ORCHARD PARK, N.Y. — A little more than 30 minutes before kickoff Sunday against the Buffalo Bills, the Dallas Cowboys clinched a playoff spot. Some three hours later, that was not something that mattered much to them.

A 31-10 loss to the Bills dropped the Cowboys to 10-4 and set them on a path that could see them need to win three playoff games on the road — barring losses by the Philadelphia Eagles and San Francisco 49ers in the final weeks — to get to Super Bowl LVIII.

“Didn’t pay attention to that. Don’t care, to be honest,” quarterback Dak Prescott said of qualifying for the postseason. “Obviously, coming into this thing, the beginning of the year, that’s one of the goals, but as we’ve gotten to the latter part of the year with the way we’ve been handling the season, we knew it was just a matter of time.

“So [we] can check it off, but we’ve got other things to focus on. I’ve continued to tell you all in different times this is about us putting our best performances out each and every week, and today we simply didn’t do that. So that’s where the concern and that’s where the focus is right now, much more than us getting to the playoffs.”

The Cowboys can still win the NFC East but will need the Eagles (10-3), who play the Seahawks Monday (8:15 p.m. ET, ABC/ESPN), to lose two of their final four games while not dropping one of their own.

If the Cowboys and Eagles finish with the same record, Philadelphia could claim a division title — and at least one home playoff game — based on a better conference record. Because of the Cowboys’ Week 5 loss to the 49ers, the Cowboys need San Francisco to also lose two of its final three games in order for them to earn home-field advantage for the playoffs.

How stark is the difference between home and road?

The Cowboys are 7-0 at AT&T Stadium this season, averaging 39.9 points and 431.7 yards per game. They are 3-4 on the road, averaging 21.7 points and 304.6 yards per game. They have outscored opponents by 171 points at home and are minus-4 on the road. They are plus-10 in turnover margin at home and minus-1 on the road.

“It’s a gap,” coach Mike McCarthy said. “That was part of my message. We’ve played so well at home, and there’s just too big of a gap on the road games. We’re conscious of it.”

Said Micah Parsons: “Honestly, just unacceptable at this point. It’s no excuse for it. It’s mind-boggling. I don’t understand it, why we’re not playing well and why we’re not coming together on the road.”

In the Super Bowl era, the largest home/road point differential belongs to the 1982 Pittsburgh Steelers, in a strike-shortened season, at 20 points. At No. 2 are the 2014 Green Bay Packers (minus-18.8), coached by McCarthy. The 2023 Cowboys are third at minus-18.2 points per game.

“I think there’s normally a gap,” McCarthy said. “I know the last place I was at [Green Bay], I think the record would reflect that. But it’s about performance. You want to be hardened in these games. That’s why I go back to the schedule. Playing Philadelphia, Buffalo, Miami — I mean, this stretch is a great stretch for us to get ready for playoff football, but we’ve got to play better than this.”

On Sunday, the Bills ran for 266 yards on 49 carries, led by James Cook’s 179 yards and a touchdown. He also had a touchdown reception. Before Sunday, the most rushing yards the Cowboys had allowed this season was 170 in their loss to San Francisco.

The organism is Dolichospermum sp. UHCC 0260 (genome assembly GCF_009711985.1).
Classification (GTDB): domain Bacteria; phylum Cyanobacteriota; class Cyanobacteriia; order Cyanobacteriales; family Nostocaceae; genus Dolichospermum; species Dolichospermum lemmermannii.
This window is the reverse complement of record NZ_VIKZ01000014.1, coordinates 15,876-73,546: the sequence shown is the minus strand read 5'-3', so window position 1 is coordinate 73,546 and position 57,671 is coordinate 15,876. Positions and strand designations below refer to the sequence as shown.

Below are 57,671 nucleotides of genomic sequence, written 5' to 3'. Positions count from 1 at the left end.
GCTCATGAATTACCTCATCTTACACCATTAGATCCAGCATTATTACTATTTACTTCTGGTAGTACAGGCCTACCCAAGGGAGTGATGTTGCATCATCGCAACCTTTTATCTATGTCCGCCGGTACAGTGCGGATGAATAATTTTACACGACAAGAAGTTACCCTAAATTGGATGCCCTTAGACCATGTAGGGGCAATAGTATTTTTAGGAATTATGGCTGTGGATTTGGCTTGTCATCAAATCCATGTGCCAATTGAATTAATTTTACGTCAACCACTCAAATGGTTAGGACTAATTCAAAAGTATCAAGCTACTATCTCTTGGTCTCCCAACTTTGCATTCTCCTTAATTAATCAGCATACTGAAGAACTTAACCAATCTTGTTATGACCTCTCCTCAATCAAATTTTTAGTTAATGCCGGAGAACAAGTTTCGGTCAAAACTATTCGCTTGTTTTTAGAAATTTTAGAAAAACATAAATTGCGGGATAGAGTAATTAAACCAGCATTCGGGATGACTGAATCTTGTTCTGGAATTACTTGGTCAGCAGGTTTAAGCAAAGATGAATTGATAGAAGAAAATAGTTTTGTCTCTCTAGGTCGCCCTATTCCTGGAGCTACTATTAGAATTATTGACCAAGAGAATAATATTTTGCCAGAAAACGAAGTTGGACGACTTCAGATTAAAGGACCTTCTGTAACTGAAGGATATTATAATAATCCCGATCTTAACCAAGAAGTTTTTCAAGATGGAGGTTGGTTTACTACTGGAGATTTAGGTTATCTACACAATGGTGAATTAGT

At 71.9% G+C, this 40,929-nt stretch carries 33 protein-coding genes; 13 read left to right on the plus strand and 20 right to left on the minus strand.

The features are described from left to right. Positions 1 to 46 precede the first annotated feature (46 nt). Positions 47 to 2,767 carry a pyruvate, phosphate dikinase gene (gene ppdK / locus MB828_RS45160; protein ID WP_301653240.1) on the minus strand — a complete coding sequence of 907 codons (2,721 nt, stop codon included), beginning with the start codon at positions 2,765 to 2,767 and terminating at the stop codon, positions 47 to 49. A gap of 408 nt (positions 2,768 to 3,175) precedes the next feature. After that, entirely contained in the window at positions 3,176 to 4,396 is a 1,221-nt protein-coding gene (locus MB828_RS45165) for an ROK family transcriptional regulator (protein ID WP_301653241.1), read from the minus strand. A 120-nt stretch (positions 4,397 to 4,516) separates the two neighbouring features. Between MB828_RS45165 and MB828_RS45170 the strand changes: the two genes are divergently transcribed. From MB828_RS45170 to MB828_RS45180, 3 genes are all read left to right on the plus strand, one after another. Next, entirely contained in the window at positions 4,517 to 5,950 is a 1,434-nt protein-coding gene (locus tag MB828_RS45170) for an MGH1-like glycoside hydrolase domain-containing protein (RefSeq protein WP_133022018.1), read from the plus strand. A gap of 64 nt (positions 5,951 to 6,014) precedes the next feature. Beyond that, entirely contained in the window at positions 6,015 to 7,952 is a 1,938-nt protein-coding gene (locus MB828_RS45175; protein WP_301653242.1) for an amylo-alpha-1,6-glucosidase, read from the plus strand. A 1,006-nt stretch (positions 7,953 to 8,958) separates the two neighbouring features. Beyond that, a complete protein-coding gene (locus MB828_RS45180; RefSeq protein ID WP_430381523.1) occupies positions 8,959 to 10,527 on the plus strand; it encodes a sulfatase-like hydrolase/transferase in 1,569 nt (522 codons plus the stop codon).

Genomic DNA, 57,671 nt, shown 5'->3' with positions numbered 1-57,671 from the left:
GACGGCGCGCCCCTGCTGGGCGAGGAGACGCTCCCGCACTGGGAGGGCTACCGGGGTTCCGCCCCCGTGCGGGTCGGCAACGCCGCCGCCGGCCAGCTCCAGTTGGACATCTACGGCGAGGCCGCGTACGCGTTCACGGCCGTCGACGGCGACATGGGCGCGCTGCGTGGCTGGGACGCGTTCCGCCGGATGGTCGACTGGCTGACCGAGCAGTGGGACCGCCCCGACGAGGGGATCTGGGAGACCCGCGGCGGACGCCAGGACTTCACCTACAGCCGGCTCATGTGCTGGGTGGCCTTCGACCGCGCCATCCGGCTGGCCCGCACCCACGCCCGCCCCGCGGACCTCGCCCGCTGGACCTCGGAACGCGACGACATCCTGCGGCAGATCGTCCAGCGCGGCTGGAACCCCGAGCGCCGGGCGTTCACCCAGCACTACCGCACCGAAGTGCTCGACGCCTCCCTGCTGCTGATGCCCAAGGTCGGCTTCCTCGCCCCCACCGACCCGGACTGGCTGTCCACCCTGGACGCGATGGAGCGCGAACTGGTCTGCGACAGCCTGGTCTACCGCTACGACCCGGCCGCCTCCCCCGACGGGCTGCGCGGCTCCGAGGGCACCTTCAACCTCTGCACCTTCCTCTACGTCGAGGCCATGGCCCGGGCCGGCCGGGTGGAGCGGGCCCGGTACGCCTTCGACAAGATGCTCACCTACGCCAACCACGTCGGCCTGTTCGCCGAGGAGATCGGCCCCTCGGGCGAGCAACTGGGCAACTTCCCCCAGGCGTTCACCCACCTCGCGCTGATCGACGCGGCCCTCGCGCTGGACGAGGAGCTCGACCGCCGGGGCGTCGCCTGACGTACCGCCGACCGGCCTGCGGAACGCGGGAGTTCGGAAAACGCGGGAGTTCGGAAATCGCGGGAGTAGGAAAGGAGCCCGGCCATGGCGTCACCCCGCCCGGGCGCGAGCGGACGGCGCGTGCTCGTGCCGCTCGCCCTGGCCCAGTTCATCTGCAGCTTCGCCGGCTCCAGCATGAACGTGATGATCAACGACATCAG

Next week, the Cowboys are at the Miami Dolphins, who entered Week 15 with the second-ranked rush offense. Six days later, Dallas will play the Detroit Lions, who have the third-ranked run offense, at AT&T Stadium.

If they are to make a postseason run, they could play the Eagles, whose run offense ranks eighth, or the Niners, who are No. 4.

“It would be a stupid football team not to exploit some of the stuff you see that we have a problem with,” cornerback Jourdan Lewis said. “I think we’ll definitely get that in the future. But I’m positive we’ll get it fixed though.”

Prescott was held without a touchdown pass for just the second time this season. He entered with at least two touchdown passes in seven straight games. He also had his first interception in five games. The Cowboys converted just 5 of 13 third-down opportunities.

“We needed to put points on the board for our defense,” McCarthy said. “Our defense needed help and we didn’t give it to them.”

As a result, the Cowboys walked up the tunnel at Highmark Stadium solemnly and quietly Sunday evening, even though they became the first Dallas team to qualify for the postseason in three straight seasons in more than 20 years.

“We’ve got to get better on the road, and we’ve got to be road warriors throughout the playoffs now because of this,” Parsons said. “So it doesn’t matter unless we get better on the road.”

The last time the Cowboys had such a long playoff streak was 1991 through 1996, when they won the franchise’s last three Super Bowls. The last time the Cowboys won an NFC Championship Game away from home was in 1992 — at the dawn of the dynasty featuring Michael Irvin, Troy Aikman and Emmitt Smith — against San Francisco at Candlestick Park.

These Cowboys might require their own signature road moment to get to a Super Bowl. They have two more road games left in the regular season, closing the campaign at the Washington Commanders.

“We’ve got to be much better on the road regardless of what’s in front of us and all the other conversations,” McCarthy said, “because there’s too big of a gap between the home and the road.”